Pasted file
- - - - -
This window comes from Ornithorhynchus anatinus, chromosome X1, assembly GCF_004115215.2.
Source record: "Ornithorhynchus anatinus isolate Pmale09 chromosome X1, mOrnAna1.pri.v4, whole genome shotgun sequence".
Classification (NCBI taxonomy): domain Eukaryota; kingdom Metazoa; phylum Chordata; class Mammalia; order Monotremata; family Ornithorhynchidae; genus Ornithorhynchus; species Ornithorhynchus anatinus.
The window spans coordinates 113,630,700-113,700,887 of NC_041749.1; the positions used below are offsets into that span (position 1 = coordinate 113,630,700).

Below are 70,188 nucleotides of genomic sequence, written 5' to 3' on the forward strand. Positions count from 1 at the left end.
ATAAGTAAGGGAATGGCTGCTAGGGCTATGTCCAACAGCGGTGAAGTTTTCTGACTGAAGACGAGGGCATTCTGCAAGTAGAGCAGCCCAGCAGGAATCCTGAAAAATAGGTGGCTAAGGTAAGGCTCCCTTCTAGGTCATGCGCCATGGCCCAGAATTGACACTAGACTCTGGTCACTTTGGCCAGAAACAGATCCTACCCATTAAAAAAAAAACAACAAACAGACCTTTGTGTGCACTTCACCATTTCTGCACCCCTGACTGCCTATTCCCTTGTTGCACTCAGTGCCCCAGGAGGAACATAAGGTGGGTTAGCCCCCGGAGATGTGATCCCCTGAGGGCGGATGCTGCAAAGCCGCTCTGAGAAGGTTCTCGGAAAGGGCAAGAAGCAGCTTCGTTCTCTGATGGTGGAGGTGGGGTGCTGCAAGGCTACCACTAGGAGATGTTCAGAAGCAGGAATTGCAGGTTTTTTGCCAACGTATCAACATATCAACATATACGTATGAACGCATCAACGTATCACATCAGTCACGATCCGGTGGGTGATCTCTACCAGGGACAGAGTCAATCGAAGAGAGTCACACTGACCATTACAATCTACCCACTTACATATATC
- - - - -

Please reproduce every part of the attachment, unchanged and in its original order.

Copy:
This window comes from Ornithorhynchus anatinus, chromosome X1, assembly GCF_004115215.2.
Source record: "Ornithorhynchus anatinus isolate Pmale09 chromosome X1, mOrnAna1.pri.v4, whole genome shotgun sequence".
Classification (NCBI taxonomy): domain Eukaryota; kingdom Metazoa; phylum Chordata; class Mammalia; order Monotremata; family Ornithorhynchidae; genus Ornithorhynchus; species Ornithorhynchus anatinus.
The window spans coordinates 113,630,700-113,700,887 of NC_041749.1; the positions used below are offsets into that span (position 1 = coordinate 113,630,700).

Below are 70,188 nucleotides of genomic sequence, written 5' to 3' on the forward strand. Positions count from 1 at the left end.
ATAAGTAAGGGAATGGCTGCTAGGGCTATGTCCAACAGCGGTGAAGTTTTCTGACTGAAGACGAGGGCATTCTGCAAGTAGAGCAGCCCAGCAGGAATCCTGAAAAATAGGTGGCTAAGGTAAGGCTCCCTTCTAGGTCATGCGCCATGGCCCAGAATTGACACTAGACTCTGGTCACTTTGGCCAGAAACAGATCCTACCCATTAAAAAAAAAACAACAAACAGACCTTTGTGTGCACTTCACCATTTCTGCACCCCTGACTGCCTATTCCCTTGTTGCACTCAGTGCCCCAGGAGGAACATAAGGTGGGTTAGCCCCCGGAGATGTGATCCCCTGAGGGCGGATGCTGCAAAGCCGCTCTGAGAAGGTTCTCGGAAAGGGCAAGAAGCAGCTTCGTTCTCTGATGGTGGAGGTGGGGTGCTGCAAGGCTACCACTAGGAGATGTTCAGAAGCAGGAATTGCAGGTTTTTTGCCAACGTATCAACATATCAACATATACGTATGAACGCATCAACGTATCACATCAGTCACGATCCGGTGGGTGATCTCTACCAGGGACAGAGTCAATCGAAGAGAGTCACACTGACCATTACAATCTACCCACTTACATATATC